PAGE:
Monthly Archives: March 2012
Nabisco Thing was a mascot Nabisco attempted by using their own logo and turn it into a living abstract thing. The character first appear to the public sometime in the mid 90s. Where all companies were trying to stay up to date with today’s society by improving their logos, mascots, or in this case making a logo into a mascot. Nabisco’s logo is one of the most recognized in the world, as there’s no snack stand that wouldn’t sell Nabisco products. But what is the origin of that logo that is basically an ellipse with an antenna. Well from what I’ve read there’s an urban myth that states it’s an early European symbol for quality. Which might of been a medieval Italian printer’s mark that represented the triumph of the moral and good over the evil and worldly. The symbol isn’t used for marketing in Canada due to Oreos being under Christie brand name over there. While third world countries have Oreos under Kraft’s logo. So with that little history being said, now for the discussion on the Nabisco Thing.
The Nabisco Thing would always appear in his own commercials by coming out of the logo to form into what you see. It’s refer to as a thing as it’s gender is completely neutral. While it does not speak at all, the annoucer of the commercial does all of the talking. Each commercial is rather basic, Nabisco Thing appears, a couple of kids get to see what Nabisco has to offer, expensive use of CGI, and concluding the commercial with what the packaging of the products look like. And occasionally, there would be contests like giving away a stereo set, VCR, and big screen TV to one lucky winner(items that are now relics in today’s society). After some publicity, Nabisco Thing vanished before we all get to know him. And sadly I never did once heard anyone at my school ever talk about him. There’s claims it disappeared due to compliants that it’s a lame character. But I refuse to accept that as a reason, and am sure Nabisco Thing was canned for some other reason. And it’s unlikely Nabisco will revive the character unless they give it a new look in order to get the right reactions from the crowd. Due to lack of other info on the character, I won’t be able to make this article any longer.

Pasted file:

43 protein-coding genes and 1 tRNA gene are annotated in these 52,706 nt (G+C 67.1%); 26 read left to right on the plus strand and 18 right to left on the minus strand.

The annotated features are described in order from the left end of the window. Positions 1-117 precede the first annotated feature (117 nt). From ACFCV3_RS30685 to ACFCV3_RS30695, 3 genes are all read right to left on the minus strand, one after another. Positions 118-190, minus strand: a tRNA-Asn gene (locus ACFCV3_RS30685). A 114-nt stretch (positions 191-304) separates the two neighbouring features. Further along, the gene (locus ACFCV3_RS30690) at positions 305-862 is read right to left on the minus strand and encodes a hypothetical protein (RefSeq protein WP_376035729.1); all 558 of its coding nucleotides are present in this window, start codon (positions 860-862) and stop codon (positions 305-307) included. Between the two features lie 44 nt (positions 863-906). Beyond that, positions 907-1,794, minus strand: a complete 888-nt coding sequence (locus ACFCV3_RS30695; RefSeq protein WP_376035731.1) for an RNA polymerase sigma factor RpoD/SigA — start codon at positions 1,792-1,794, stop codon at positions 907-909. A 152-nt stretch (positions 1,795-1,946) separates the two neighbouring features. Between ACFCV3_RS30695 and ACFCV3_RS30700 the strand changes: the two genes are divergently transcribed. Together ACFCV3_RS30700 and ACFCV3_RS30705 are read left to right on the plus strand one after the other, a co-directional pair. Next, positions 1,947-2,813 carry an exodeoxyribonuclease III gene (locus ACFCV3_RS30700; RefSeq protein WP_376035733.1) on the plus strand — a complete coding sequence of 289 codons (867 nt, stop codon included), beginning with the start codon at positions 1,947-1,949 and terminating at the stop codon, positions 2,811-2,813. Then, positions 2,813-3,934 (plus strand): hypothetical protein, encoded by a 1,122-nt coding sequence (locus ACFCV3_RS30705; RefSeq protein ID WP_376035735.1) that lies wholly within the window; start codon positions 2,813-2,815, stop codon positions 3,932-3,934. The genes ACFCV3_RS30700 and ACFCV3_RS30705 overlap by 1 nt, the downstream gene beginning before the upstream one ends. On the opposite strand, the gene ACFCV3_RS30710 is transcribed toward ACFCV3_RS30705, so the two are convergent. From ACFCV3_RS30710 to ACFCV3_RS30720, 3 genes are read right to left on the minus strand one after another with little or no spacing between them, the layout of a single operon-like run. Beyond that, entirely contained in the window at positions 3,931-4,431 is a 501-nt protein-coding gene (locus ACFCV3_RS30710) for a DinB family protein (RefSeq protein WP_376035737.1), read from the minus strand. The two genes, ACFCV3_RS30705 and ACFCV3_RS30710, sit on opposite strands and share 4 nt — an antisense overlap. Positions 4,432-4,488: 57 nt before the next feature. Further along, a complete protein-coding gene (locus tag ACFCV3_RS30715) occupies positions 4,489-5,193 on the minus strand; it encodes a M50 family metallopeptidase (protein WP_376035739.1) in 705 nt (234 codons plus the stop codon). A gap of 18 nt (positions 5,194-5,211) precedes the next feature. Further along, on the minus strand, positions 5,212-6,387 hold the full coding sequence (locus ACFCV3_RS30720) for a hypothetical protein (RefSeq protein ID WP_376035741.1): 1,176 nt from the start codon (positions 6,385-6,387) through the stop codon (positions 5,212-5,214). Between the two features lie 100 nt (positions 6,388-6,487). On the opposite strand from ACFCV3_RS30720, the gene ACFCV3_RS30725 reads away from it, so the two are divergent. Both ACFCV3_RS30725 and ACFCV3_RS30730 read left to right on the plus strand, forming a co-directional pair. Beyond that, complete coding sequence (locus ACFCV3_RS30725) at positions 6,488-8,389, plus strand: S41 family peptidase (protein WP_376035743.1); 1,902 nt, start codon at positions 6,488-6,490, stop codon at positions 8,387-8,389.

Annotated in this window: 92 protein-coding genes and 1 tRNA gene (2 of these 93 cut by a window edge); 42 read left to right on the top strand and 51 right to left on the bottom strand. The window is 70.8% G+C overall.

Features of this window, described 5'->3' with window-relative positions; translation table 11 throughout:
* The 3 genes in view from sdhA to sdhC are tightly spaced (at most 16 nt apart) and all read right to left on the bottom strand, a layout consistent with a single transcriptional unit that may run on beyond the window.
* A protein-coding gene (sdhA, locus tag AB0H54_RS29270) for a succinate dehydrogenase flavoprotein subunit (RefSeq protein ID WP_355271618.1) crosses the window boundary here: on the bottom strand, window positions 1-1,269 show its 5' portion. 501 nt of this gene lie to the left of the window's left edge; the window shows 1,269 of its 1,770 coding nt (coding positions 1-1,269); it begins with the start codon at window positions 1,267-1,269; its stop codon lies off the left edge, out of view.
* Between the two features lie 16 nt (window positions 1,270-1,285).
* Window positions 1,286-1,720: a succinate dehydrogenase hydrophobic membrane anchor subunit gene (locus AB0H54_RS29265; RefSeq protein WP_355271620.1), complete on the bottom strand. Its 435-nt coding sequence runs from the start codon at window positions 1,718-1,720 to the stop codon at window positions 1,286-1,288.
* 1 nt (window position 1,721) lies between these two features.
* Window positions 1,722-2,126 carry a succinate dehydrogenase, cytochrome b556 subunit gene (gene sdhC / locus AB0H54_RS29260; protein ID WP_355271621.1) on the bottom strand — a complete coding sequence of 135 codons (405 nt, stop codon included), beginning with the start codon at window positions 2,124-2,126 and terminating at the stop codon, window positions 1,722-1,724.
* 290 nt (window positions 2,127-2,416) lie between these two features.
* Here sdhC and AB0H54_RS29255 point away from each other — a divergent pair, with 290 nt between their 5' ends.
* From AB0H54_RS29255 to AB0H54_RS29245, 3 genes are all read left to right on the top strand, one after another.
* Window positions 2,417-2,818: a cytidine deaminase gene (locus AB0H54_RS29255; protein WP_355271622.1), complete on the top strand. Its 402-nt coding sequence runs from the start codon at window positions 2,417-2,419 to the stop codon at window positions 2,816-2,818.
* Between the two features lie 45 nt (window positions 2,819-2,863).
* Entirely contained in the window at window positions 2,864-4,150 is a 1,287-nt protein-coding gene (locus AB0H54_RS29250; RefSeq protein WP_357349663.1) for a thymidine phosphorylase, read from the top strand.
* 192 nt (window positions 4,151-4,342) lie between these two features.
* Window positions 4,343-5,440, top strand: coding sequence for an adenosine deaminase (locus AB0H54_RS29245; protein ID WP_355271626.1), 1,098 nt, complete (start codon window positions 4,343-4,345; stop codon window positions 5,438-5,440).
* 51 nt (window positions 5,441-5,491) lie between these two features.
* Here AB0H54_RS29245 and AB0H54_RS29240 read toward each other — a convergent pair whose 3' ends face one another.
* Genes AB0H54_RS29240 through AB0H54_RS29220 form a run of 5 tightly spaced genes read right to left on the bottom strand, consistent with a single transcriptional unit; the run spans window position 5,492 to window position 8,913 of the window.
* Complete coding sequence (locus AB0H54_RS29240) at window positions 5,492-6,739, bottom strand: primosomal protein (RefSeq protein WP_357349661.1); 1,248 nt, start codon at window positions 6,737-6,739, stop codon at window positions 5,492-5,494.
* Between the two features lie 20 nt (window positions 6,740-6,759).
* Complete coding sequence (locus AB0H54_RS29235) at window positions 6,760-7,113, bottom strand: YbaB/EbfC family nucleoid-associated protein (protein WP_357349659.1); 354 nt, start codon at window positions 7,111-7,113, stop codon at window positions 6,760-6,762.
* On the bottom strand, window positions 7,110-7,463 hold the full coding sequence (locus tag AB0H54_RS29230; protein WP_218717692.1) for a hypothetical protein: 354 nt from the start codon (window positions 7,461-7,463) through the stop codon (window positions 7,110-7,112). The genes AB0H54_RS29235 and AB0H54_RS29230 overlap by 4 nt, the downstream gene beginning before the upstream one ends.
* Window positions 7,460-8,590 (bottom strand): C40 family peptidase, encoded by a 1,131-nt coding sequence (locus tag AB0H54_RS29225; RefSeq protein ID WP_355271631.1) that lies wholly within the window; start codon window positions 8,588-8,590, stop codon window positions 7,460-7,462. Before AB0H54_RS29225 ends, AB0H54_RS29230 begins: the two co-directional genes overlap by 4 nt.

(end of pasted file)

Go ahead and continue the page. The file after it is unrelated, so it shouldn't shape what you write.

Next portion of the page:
So there you have it the five mascots that were on my header, but I never had the chance to review them until now. I haven’t done a beer mascot since last summer, so for next week will be on a really forgotten mascot called the Bud Ice Penguin. Until then, enjoy, whatever I could find on Nabisco Thing.
It’s been awhile since I last did a McDonald’s article, so let’s talk about another group of characters from McDonald Land like say…the Fry Kids. That’s right those multi-colored cheerleading pom poms that have eyes and wear shoes. Like the McNugget Buddies, these guys were among the citizens of McDonald Land. With the exception of being associated with french fries instead of mcnuggets. Let’s start with the bio on these little guys, as some of you out there might not know everything there is to know about them.